Choosing where to buy a home is a very personal decision, but gut feeling alone shouldn’t guide the biggest financial decision of your life. Whether you’re moving to be closer to closer to your job, have access to better schools for your kids, or you’re an income property investor looking to purchase where there’s maximum upside potential, it’s important to have some knowledge of how the homes in the neighbourhood you pick are likely to appreciate over time.
Affordability is important, but over the past few years most real estate markets in Canada have been a nail-biting, chart-defying nightmare for many buyers. Prices kept climbing, with home sales reaching their peak in December 2017; that was followed by rapidly decreasing sales activity and falling home prices—yet getting into the market still feels out of reach for many buyers.
Our annual report on real estate gives you the hard numbers to help guide your decision. We used data from Statistics Canada and the Canada Mortgage and Housing Corporation (CMHC) to analyze the real estate markets in Canada’s largest 35 municipal areas. In addition, we examined 1,726 neighbourhoods in 54 of Canada’s larger cities, based on three criteria:
- Value. Affordability is a tremendously important consideration—and increasingly hard to find, particularly in more volatile markets like Toronto and Vancouver. That’s why we also take into consideration the relative value of each neighbourhood and how pricing compares with surrounding neighbourhoods and the overall region.
- Momentum. Whether you’re looking for your first home, your next family home or for an income property, it’s important to think about how homes in the neighbourhood you pick are likely to appreciate over time compared to competing communities. This momentum helps us identify neighbourhoods that have the likelihood of strong future appreciation, particularly given that houses in neighbourhoods with consistent, strong, upward appreciation tend to hold their value even during the downturns.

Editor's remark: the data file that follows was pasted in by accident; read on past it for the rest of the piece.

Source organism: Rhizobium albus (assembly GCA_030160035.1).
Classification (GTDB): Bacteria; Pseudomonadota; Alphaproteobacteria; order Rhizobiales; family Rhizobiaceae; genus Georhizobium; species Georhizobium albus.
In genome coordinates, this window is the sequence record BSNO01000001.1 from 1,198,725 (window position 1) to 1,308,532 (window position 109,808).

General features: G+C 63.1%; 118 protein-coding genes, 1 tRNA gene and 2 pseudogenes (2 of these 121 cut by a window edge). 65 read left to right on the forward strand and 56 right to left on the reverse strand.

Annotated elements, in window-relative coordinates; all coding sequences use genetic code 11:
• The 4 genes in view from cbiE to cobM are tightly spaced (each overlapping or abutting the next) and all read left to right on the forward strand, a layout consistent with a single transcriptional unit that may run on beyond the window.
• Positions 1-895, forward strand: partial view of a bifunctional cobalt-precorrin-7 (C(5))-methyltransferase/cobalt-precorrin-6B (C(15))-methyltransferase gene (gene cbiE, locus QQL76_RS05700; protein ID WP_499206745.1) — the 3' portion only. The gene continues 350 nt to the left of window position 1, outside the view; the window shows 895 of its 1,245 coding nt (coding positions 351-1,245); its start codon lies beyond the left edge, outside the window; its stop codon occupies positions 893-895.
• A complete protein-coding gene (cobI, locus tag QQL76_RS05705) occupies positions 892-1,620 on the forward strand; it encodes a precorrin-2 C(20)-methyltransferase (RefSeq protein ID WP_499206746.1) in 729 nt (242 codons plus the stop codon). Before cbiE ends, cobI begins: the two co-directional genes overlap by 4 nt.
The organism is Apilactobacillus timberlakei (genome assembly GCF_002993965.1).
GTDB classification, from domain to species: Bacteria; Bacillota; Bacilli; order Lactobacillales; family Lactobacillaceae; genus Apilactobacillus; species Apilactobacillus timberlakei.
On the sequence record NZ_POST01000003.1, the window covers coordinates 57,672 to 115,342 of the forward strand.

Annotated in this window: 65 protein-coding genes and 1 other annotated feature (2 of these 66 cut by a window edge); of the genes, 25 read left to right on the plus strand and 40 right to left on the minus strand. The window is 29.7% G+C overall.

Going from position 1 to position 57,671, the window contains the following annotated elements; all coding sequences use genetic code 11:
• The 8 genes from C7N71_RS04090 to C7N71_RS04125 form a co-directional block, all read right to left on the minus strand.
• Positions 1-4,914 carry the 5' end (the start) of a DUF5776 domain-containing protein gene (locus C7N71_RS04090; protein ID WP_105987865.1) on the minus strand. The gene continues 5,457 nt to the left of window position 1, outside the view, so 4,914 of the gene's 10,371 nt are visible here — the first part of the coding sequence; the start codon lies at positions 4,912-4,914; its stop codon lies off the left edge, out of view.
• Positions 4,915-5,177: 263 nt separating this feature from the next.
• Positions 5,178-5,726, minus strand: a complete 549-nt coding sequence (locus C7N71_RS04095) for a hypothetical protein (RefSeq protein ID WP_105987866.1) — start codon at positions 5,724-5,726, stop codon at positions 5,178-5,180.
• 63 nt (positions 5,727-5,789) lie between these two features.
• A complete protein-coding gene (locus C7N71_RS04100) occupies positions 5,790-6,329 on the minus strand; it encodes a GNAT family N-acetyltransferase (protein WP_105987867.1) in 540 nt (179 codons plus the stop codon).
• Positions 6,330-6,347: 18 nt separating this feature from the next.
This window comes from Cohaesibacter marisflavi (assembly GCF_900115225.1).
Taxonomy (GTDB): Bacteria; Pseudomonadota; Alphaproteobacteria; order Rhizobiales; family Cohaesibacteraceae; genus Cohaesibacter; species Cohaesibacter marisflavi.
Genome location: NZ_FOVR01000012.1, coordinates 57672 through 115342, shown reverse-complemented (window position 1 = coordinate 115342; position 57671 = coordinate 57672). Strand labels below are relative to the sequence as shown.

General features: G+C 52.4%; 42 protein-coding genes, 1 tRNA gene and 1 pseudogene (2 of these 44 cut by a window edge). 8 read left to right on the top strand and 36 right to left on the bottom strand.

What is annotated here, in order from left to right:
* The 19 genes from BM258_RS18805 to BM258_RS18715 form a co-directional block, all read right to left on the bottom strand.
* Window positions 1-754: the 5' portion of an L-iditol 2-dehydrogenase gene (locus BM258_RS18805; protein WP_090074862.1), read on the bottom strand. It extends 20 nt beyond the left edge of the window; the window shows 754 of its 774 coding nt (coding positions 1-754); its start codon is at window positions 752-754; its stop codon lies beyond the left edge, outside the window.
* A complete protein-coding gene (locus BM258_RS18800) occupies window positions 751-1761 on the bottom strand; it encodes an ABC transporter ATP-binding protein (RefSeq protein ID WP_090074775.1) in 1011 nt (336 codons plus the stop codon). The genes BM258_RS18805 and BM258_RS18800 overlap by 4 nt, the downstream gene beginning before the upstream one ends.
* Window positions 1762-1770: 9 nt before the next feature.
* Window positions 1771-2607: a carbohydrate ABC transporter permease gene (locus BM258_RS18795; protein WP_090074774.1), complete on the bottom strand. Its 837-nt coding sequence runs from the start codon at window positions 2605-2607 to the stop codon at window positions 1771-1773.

- Expert insight. To ensure we’re identifying desirable neighbourhoods, we consulted an extensive panel of real estate agents. In our survey, we asked them to assign a grade to each neighbourhood.
The result is a ranking of the best Canadian neighbourhoods in which to buy a single-family home right now. Whether you want the convenience of downtown living, the larger footprint of the suburbs or the peace and quiet of the countryside, our rankings will help get you the best bang for your buck.
How we did it
To identify the top neighbourhoods, we start by looking at value, using average housing prices provided by local real estate boards. To be clear, when we say value we aren’t simply looking for the cheapest areas, as low prices alone could be indicative of neighbourhoods mired in social problems, or communities that lack amenities and offer little in the way of a return on your investment.
Instead, we’re looking for relative value—when a neighbourhood is more affordable than other areas nearby. We measure this by comparing the average home prices in each neighbourhood to prices in the surrounding area, the metro district (where applicable) and the greater municipality.
Next, we scour each market looking for areas where homes are appreciating faster than in other parts of the city. We examine this data based on one-, three- and five-year trends; the aim is to find signs of sustained price gains, which can indicate an area with greater demand. The stronger the overall appreciation, the higher these neighbourhoods ranked in our list.
Finally, to ensure we’re identifying desirable neighbourhoods, we consulted an extensive panel of real estate agents and other experts. They were required to complete an extensive survey, where they were asked to grade and, at times, assess each neighbourhood.
Our ranking of the top 35 cities takes a broader view of the economy and rental market, in addition to value and momentum. We incorporate data from a variety of sources, including the Canadian Real Estate Association, the Canada Mortgage and Housing Corporation, the Québec Federation of Real Estate Boards, and various other real estate boards and associations.
We consider factors such as the ratio of average income to average housing prices and the local unemployment rate. The top-ranked cities have strong economies, solid rental markets, good value for your dollar and robust price appreciation.
While you’ll still have to do some of your own research to find neighbourhoods that meet your needs, we hope this report will narrow your search area and, ultimately, help you find and buy your dream home.